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Employment Law/Time Card Policy


I work for a small company in Colorado (12 employees)
Recently the company enacted a policy that states all timecards are due the following day by 9:00am. The employees have been accustomed to turning their timecards in at a weekly basis or at the very last minute sometimes requiring the Payroll department to re-create payroll to reflect the time from the tardy timecards.
This is expensive, unnaceptable, and in my oppinion, fosters laziness.
The discussion with management and the owner of the company resulted in a preliminary policy that states if timecards are not turned in within 48 hours of the end of the last shift, the time card would be rejected and the employee would not be paid.
Is that solution legal?

What are the legal options to address the situation?

What are the laws regarding timecard policies?

Any guideance will be helpful and appreciated.

It is illegal to withhold pay because no timecard is received. The Department of Labor holds the employer responsible for knowing when and where it's workers are working. When the timecards is not received on time you must pay the employee his regular scheduled wages than you can adjust the amount on the next paycheck. You do not have to pay any overtime until you have proof of overtime worked.

That being said if you have a policy and the policy is not followed you may discipline that employee with verbal warning, written warning and possible termination for not following company policy.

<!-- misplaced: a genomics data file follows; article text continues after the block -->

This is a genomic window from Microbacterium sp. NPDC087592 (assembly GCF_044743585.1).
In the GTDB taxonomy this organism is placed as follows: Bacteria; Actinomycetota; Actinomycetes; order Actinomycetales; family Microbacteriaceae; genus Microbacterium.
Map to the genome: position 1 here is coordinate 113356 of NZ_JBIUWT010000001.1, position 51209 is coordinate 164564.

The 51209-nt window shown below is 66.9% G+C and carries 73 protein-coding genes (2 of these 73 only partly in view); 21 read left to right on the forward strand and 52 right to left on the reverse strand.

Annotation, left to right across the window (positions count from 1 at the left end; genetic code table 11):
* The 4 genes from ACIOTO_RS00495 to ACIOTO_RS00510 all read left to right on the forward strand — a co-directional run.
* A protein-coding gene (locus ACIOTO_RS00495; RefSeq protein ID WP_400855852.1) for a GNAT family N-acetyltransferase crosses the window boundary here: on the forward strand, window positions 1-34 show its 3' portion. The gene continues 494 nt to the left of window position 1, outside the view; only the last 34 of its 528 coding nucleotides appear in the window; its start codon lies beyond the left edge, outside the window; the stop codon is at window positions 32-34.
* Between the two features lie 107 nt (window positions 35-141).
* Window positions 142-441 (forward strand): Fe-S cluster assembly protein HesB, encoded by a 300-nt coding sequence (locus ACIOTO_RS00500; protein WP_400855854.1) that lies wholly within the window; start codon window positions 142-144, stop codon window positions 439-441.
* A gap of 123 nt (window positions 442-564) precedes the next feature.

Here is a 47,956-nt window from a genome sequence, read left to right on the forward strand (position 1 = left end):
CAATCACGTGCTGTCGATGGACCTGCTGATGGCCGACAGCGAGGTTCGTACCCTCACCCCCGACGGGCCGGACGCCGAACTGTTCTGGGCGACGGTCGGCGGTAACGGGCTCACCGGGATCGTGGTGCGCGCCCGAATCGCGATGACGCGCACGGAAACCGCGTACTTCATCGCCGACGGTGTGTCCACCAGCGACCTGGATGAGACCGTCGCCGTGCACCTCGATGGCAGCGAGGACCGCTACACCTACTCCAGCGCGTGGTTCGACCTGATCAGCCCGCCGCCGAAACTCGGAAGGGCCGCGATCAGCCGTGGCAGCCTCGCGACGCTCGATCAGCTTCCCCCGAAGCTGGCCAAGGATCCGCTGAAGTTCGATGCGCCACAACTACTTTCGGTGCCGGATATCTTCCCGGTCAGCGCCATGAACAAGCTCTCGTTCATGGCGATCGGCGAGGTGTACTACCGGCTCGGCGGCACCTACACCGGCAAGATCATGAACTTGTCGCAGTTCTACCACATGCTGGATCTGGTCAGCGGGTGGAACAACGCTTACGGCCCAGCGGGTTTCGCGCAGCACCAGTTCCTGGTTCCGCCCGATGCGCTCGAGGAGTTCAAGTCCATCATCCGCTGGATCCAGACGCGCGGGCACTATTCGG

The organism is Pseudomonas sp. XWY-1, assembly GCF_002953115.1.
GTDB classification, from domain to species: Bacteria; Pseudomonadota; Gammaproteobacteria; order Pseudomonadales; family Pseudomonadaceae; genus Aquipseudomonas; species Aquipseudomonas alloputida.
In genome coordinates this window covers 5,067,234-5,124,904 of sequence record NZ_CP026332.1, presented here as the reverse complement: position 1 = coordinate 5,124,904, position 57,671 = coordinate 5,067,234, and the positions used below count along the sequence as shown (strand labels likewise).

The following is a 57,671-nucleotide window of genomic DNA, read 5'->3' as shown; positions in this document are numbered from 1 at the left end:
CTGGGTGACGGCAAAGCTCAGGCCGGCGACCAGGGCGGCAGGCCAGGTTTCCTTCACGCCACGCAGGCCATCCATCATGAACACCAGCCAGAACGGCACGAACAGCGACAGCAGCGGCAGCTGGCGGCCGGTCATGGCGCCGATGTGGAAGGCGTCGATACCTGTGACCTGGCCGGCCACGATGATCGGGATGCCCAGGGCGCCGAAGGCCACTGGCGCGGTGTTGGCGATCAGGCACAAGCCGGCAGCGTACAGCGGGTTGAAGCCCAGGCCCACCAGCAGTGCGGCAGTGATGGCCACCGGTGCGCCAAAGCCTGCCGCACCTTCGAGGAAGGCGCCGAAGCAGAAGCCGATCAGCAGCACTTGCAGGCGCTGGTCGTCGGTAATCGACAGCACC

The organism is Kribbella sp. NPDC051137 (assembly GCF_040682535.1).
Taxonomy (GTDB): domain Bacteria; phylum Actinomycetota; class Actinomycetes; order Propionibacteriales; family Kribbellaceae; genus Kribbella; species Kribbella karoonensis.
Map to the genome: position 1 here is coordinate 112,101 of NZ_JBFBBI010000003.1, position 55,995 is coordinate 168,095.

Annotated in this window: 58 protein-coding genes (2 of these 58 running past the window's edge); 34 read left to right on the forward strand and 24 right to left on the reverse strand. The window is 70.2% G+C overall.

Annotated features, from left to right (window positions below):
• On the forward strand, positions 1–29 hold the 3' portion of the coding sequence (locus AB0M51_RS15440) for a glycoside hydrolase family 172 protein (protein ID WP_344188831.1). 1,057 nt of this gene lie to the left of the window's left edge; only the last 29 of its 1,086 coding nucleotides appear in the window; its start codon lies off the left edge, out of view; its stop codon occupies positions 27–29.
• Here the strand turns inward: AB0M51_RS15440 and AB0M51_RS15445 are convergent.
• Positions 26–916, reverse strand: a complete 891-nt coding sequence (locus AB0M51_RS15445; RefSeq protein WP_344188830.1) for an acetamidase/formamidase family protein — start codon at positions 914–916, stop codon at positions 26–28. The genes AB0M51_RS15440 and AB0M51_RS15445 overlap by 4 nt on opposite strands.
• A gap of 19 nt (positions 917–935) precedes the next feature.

Regardless you cannot have a policy that withholds pay. Your policy should instead read:

Any employee turning their timecard in after the designated time of ___________ will be subject to disciplinary action up to and including termination.

This will be effective in getting cards in on time and it is not illegal.


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Shirley McAllister, CPP, PHR


I can answer questions about payroll laws and payroll tax laws and Human Resource laws and agencies. I can answer federal payroll and human resource law questions and most states; I do not have a knowledge of the local taxes for cities and counties within the state. If and when I can I will try and send you the website where you can reference the answer and where you can obtain more information as well as a contact number if needed for that particular agency. Some agencies I have worked with are IRS, Department of Labor (federal and state), Revenue Canada (and provincial governments), Inland Revenue, OSHA (0ccupational Safety and Health Administration); Social Security Administration and National Child Support as well as other agencies in Payroll and Human Resources. Some Laws I am particularly familiar with are FLSA (Fair Labor Standards Act), ADA (Americans With Disabilities Act), FMLA (Family Medical Leave Act) COBRA (Consolidated Omnibus Reconciliation Act ) , QDRO's, QMCSO's, and other support orders and garnishments, USERRA (Uniformed Services Employment and Remployment Rights Act,PPA Act (Pension Protection Act of 2006, As well as most other employment type acts. I am also well versed in the Title V Civil Rights Act and the HIPAA (Health Insurance Portability and Accountability Act).


30 years in Payroll and Human Resources

SHRM (Society of Human Resources) APA (American Payroll Association) DOLEA (Department of Labor Employers Association) CPA (Canadian Payroll Association) NAPW (National Association of Professional Women) The Mentoring Network

PHR Certification in Human Resources CPP Certification in Payroll in U.S. Payroll Administrator and Payroll Supervisor certification in Canada

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